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As­traZeneca trum­pets the 'mo­men­tous' da­ta they found for Tagris­so in an ad­ju­vant set­ting for NSCLC — but many of the ex­perts aren’t cheer­ing along

AstraZeneca is rolling out the big guns this evening to provide a salute to their ADAURA data on Tagrisso at ASCO.

Cancer R&D chief José Baselga calls the disease-free survival data for their drug in an adjuvant setting of early stage, epidermal growth factor receptor-mutated NSCLC patients following surgery “momentous.” Roy Herbst, the principal investigator out of Yale, calls it “transformative.”

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Ab­b­Vie wins an ap­proval in uter­ine fi­broid-as­so­ci­at­ed heavy bleed­ing. Are ri­vals My­ovant and Ob­sE­va far be­hind?

Women expel on average about 2 to 3 tablespoons of blood during their time of the month. But with uterine fibroids, heavy bleeding is typical — a third of a cup or more. Drugmakers have been working on oral therapies to try and stem the flow, and as expected, AbbVie and their partners at Neurocrine Biosciences are the first to make it across the finish line.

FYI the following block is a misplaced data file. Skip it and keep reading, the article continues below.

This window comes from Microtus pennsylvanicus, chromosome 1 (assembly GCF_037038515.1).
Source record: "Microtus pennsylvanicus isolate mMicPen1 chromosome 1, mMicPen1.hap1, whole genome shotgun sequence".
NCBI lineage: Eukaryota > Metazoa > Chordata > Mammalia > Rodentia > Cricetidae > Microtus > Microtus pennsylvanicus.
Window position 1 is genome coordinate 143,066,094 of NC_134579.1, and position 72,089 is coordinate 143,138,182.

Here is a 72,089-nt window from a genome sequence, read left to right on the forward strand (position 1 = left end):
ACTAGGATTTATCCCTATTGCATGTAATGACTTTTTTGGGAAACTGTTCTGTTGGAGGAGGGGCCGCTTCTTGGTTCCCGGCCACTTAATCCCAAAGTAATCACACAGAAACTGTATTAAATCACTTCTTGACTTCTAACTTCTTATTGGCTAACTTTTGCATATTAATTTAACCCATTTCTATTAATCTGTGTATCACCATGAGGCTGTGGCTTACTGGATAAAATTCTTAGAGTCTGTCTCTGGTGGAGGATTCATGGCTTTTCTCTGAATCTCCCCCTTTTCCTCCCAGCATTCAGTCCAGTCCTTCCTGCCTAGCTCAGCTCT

Known chemically as elagolix, the drug is already approved as a treatment for endometriosis under the brand name Orilissa. It targets the GnRH receptor to decrease the production of estrogen and progesterone.

David Chang, Allogene CEO (Jeff Rumans)

Head­ed to PhII: Al­lo­gene CEO David Chang com­pletes a pos­i­tive ear­ly snap­shot of their off-the-shelf CAR-T pi­o­neer

Allogene CEO David Chang has completed the upbeat first portrait of the biotech’s off-the-shelf CAR-T contender ALLO-501 at virtual ASCO today, keeping all eyes on a drug that will now try to go on to replace the first-wave personalized pioneers he helped create.